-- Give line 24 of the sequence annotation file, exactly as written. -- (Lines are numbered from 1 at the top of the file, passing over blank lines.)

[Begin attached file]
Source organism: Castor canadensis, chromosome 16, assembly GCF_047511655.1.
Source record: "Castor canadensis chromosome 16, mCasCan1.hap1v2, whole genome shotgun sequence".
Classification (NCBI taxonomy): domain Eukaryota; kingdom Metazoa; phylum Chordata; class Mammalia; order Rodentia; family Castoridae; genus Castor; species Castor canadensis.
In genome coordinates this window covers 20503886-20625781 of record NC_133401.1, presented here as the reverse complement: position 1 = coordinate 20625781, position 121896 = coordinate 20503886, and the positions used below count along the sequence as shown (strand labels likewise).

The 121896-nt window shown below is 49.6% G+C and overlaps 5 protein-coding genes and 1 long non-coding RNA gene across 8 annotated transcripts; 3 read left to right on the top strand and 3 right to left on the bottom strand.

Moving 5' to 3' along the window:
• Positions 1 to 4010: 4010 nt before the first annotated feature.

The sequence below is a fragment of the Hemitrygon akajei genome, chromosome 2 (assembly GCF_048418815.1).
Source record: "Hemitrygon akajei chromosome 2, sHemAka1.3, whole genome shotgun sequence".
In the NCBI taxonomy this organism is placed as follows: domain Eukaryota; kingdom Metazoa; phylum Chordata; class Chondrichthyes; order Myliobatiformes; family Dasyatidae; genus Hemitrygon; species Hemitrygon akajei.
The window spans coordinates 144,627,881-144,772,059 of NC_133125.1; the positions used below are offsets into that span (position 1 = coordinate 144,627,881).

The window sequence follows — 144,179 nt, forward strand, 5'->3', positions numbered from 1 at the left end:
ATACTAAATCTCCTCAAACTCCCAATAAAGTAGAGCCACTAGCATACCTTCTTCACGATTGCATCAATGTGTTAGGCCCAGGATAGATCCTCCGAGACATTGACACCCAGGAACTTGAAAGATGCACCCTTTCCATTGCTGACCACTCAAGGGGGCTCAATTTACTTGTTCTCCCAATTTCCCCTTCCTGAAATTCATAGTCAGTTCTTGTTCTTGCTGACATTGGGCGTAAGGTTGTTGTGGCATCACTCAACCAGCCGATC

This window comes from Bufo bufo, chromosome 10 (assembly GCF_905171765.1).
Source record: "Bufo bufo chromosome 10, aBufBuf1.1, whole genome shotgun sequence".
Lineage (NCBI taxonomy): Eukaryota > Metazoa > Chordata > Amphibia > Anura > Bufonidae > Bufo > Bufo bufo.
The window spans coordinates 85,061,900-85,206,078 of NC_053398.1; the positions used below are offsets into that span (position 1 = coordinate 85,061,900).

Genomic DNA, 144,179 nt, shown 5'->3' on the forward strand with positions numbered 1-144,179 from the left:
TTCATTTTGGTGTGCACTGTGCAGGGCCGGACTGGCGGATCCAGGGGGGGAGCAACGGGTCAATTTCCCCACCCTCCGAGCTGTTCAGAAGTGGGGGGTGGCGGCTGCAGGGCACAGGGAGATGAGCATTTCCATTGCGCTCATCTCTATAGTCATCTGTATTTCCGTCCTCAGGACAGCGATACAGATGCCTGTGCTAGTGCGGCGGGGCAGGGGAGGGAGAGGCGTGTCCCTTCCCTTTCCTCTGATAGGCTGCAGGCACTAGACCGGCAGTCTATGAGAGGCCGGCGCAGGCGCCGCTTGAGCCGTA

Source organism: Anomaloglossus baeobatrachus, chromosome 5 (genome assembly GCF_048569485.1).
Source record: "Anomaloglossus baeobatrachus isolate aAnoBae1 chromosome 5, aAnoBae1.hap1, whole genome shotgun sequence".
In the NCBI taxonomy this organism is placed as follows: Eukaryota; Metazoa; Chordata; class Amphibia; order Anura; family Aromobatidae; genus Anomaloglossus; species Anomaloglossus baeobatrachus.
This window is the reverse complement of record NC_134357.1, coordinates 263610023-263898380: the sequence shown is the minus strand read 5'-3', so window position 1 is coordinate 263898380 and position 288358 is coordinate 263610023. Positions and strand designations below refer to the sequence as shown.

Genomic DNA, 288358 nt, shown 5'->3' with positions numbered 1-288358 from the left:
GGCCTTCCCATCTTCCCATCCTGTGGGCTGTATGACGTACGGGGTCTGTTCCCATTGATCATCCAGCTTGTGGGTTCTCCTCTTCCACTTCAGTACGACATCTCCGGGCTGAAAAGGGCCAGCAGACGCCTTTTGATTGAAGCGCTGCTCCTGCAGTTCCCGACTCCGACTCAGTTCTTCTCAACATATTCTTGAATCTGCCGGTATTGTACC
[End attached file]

Genomic DNA, 288358 nt, shown 5'->3' with positions numbered 1-288358 from the left: